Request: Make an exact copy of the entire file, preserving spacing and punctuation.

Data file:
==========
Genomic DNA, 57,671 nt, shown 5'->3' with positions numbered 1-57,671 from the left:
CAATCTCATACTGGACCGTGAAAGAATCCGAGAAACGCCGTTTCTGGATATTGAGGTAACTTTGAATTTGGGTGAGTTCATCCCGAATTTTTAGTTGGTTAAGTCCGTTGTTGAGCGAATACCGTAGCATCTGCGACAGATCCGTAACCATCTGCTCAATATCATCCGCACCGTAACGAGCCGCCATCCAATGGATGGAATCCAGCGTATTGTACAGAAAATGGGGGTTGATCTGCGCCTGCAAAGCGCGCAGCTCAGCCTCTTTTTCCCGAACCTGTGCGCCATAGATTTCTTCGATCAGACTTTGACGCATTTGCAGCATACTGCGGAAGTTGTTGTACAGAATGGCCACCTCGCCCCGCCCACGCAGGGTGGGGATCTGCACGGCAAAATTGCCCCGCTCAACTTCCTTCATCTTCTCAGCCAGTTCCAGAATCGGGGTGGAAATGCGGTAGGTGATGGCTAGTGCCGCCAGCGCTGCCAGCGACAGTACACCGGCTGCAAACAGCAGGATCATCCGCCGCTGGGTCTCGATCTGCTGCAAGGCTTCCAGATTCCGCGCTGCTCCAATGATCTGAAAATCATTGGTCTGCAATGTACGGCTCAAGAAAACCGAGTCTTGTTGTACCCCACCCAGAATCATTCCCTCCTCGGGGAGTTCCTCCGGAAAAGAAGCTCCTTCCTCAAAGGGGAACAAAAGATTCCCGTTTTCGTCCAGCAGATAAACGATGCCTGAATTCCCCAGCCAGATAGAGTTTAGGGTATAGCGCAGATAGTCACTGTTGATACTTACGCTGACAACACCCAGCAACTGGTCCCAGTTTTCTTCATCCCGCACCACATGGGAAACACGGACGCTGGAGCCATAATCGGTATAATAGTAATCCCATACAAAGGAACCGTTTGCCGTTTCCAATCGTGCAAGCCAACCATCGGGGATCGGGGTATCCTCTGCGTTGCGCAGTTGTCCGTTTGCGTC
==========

Genomic DNA, 57,671 nt, shown 5'->3' with positions numbered 1-57,671 from the left:
CAATCTCATACTGGACCGTGAAAGAATCCGAGAAACGCCGTTTCTGGATATTGAGGTAACTTTGAATTTGGGTGAGTTCATCCCGAATTTTTAGTTGGTTAAGTCCGTTGTTGAGCGAATACCGTAGCATCTGCGACAGATCCGTAACCATCTGCTCAATATCATCCGCACCGTAACGAGCCGCCATCCAATGGATGGAATCCAGCGTATTGTACAGAAAATGGGGGTTGATCTGCGCCTGCAAAGCGCGCAGCTCAGCCTCTTTTTCCCGAACCTGTGCGCCATAGATTTCTTCGATCAGACTTTGACGCATTTGCAGCATACTGCGGAAGTTGTTGTACAGAATGGCCACCTCGCCCCGCCCACGCAGGGTGGGGATCTGCACGGCAAAATTGCCCCGCTCAACTTCCTTCATCTTCTCAGCCAGTTCCAGAATCGGGGTGGAAATGCGGTAGGTGATGGCTAGTGCCGCCAGCGCTGCCAGCGACAGTACACCGGCTGCAAACAGCAGGATCATCCGCCGCTGGGTCTCGATCTGCTGCAAGGCTTCCAGATTCCGCGCTGCTCCAATGATCTGAAAATCATTGGTCTGCAATGTACGGCTCAAGAAAACCGAGTCTTGTTGTACCCCACCCAGAATCATTCCCTCCTCGGGGAGTTCCTCCGGAAAAGAAGCTCCTTCCTCAAAGGGGAACAAAAGATTCCCGTTTTCGTCCAGCAGATAAACGATGCCTGAATTCCCCAGCCAGATAGAGTTTAGGGTATAGCGCAGATAGTCACTGTTGATACTTACGCTGACAACACCCAGCAACTGGTCCCAGTTTTCTTCATCCCGCACCACATGGGAAACACGGACGCTGGAGCCATAATCGGTATAATAGTAATCCCATACAAAGGAACCGTTTGCCGTTTCCAATCGTGCAAGCCAACCATCGGGGATCGGGGTATCCTCTGCGTTGCGCAGTTGTCCGTTTGCGTC